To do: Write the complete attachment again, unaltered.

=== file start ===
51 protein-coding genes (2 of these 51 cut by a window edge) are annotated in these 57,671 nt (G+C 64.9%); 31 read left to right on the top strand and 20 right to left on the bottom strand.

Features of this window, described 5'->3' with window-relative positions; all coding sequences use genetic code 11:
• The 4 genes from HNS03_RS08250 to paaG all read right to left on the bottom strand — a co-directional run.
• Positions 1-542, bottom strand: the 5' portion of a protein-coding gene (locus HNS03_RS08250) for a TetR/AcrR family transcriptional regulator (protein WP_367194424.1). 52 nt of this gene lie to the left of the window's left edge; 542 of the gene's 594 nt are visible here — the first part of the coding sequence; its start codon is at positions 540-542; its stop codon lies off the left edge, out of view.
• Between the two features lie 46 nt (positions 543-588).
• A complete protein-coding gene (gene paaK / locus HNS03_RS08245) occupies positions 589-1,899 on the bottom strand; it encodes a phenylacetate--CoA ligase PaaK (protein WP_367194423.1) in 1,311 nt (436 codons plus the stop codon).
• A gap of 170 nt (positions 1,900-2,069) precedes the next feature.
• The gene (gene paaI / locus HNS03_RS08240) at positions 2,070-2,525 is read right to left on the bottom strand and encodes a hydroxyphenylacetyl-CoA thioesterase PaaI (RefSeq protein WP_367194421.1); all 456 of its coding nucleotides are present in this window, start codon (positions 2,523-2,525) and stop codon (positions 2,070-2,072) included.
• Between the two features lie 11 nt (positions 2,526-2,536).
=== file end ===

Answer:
51 protein-coding genes (2 of these 51 cut by a window edge) are annotated in these 57,671 nt (G+C 64.9%); 31 read left to right on the top strand and 20 right to left on the bottom strand.

Features of this window, described 5'->3' with window-relative positions; all coding sequences use genetic code 11:
• The 4 genes from HNS03_RS08250 to paaG all read right to left on the bottom strand — a co-directional run.
• Positions 1-542, bottom strand: the 5' portion of a protein-coding gene (locus HNS03_RS08250) for a TetR/AcrR family transcriptional regulator (protein WP_367194424.1). 52 nt of this gene lie to the left of the window's left edge; 542 of the gene's 594 nt are visible here — the first part of the coding sequence; its start codon is at positions 540-542; its stop codon lies off the left edge, out of view.
• Between the two features lie 46 nt (positions 543-588).
• A complete protein-coding gene (gene paaK / locus HNS03_RS08245) occupies positions 589-1,899 on the bottom strand; it encodes a phenylacetate--CoA ligase PaaK (protein WP_367194423.1) in 1,311 nt (436 codons plus the stop codon).
• A gap of 170 nt (positions 1,900-2,069) precedes the next feature.
• The gene (gene paaI / locus HNS03_RS08240) at positions 2,070-2,525 is read right to left on the bottom strand and encodes a hydroxyphenylacetyl-CoA thioesterase PaaI (RefSeq protein WP_367194421.1); all 456 of its coding nucleotides are present in this window, start codon (positions 2,523-2,525) and stop codon (positions 2,070-2,072) included.
• Between the two features lie 11 nt (positions 2,526-2,536).